Many individuals who work in the transportation industry say they are lucky since they get to travel for a living. However, being on the road has its fair share of risks, just like any other workplace.
Transportation workers understand that, but the recent reports from the Bureau of Labor Statistics highlighting their incredibly high risk of suffering work injuries and fatalities might still come as a shock.
Fatal transportation injuries have a significant lead over other incidents
The most recent data the Bureau of Labor Statistics collected is from 2017. Their Census of Fatal Occupational Injuries shows that:
- Transportation accidents caused 2,077 fatal occupational injuries in 2017;
- The rate of these accidents and injuries was significantly higher than most other events, including falls;
- There were more fatal work injuries in the construction industry, but the transportation industry fell just below that in 2017, with only a difference of 89 fatal injuries.
Why do transportation workers face such risks?
Individuals who drive for a living are in a unique – and dangerous – position. These workers face significant risks for several reasons, including:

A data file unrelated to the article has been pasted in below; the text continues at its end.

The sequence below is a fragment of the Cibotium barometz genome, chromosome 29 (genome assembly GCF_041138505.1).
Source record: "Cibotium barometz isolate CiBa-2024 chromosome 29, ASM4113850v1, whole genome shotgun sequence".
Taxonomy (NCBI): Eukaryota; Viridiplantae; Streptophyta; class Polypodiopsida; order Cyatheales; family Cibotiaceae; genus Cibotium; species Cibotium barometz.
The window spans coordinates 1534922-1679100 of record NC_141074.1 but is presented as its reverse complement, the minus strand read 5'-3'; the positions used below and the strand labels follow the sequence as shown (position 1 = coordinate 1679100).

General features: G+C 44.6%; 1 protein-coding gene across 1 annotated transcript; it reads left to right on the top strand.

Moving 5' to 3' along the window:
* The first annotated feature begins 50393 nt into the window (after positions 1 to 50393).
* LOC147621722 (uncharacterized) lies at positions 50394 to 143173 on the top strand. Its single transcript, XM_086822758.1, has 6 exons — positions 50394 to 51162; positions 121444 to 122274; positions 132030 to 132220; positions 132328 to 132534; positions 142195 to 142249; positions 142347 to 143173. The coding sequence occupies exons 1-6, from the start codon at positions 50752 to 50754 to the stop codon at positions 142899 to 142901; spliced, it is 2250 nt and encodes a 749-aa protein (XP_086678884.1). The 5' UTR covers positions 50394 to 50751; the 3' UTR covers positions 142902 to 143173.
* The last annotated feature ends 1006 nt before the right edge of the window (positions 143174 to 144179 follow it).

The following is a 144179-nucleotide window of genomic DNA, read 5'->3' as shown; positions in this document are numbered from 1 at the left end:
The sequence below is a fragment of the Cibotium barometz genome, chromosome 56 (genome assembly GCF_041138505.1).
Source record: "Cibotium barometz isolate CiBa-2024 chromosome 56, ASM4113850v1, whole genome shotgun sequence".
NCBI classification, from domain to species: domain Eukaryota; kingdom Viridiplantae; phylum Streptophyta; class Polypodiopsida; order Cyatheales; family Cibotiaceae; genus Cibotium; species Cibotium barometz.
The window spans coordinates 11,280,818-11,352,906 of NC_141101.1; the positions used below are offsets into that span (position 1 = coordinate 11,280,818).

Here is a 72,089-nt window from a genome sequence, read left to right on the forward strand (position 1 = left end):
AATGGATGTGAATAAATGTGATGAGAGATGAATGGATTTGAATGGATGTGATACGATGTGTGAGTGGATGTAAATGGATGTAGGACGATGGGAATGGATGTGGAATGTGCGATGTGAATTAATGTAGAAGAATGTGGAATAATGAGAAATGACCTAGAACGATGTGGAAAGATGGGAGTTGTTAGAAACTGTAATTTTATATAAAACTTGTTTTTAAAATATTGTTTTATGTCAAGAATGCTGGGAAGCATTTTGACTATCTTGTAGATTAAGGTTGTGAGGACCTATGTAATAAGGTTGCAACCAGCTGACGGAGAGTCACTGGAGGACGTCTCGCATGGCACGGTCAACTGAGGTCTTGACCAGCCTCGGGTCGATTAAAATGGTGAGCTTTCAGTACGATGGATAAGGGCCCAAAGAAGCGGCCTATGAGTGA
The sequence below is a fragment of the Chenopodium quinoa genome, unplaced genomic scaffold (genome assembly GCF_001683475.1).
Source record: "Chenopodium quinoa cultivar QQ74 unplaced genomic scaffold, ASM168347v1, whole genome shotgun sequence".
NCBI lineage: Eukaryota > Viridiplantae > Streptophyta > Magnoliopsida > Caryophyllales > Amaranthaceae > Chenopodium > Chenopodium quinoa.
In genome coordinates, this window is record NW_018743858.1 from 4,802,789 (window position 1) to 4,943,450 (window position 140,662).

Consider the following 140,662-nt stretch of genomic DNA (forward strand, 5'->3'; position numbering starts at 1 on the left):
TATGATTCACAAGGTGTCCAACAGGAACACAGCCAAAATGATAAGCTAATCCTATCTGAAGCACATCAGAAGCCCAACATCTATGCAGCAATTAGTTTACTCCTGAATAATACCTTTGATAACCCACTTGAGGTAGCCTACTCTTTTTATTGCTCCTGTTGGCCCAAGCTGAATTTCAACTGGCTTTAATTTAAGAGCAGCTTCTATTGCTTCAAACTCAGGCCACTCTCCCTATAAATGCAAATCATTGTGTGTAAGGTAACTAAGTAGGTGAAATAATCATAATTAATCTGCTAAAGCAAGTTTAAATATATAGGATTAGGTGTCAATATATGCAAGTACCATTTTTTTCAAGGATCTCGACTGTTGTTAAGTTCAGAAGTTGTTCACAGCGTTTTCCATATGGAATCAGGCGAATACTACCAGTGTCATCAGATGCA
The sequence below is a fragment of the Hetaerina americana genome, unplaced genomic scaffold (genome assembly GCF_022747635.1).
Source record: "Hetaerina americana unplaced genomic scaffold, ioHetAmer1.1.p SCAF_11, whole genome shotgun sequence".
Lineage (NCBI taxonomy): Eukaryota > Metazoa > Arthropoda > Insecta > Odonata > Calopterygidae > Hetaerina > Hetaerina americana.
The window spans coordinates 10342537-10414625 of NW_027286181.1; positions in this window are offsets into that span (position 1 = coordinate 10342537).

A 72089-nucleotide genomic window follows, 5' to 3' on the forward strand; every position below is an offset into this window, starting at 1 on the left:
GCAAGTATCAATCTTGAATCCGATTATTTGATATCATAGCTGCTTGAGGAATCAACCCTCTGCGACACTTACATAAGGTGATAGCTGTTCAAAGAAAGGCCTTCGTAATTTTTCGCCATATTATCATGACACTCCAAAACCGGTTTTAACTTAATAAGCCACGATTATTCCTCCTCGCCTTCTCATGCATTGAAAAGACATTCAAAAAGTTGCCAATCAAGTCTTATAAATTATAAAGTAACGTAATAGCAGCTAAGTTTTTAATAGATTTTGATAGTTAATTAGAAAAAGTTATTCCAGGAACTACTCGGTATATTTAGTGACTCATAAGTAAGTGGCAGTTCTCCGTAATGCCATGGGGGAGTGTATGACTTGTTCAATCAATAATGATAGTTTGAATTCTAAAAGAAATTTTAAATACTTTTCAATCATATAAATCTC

- Motor vehicle accidents are already one of the leading causes of death in the United States outside the realm of occupational injuries; and
- Being on the road for hours at a time can naturally increase the chance of a collision.
These factors and the unpredictability of the road can make it a dangerous place to be, much less work.
One challenge: Many transportation workers are independent contractors
From truck drivers to Uber drivers, many employers classify their drivers as independent contractors. Usually, independent contractors do not have the same rights as employees to recover benefits, therefore their loved ones cannot recover compensation. However, in certain situations an employer may consider a worker an independent contractor when, in fact, the law deems the driver as a covered employee.
Some unfair employers might do this on purpose to avoid obtaining workers’ compensation coverage for employees. This is illegal under Maryland law (Maryland Code, Labor and Employment §9-402.1).
This is not always the case, but the worker’s status can still pose a significant risk for drivers and their families if they are in a severe or fatal accident in the course of their work. Individuals who drive for a living, or for a significant part of their job, should review what their employment status is and ensure it is correct.
Transportation workers and families should still seek compensation
Despite the challenge worker classification could pose, it is still a good idea for drivers or their families to understand their options to obtain compensation after a workplace injury or fatal accident. It is beneficial to consult a knowledgeable attorney to help recover the benefits that families deserve after these tragic losses.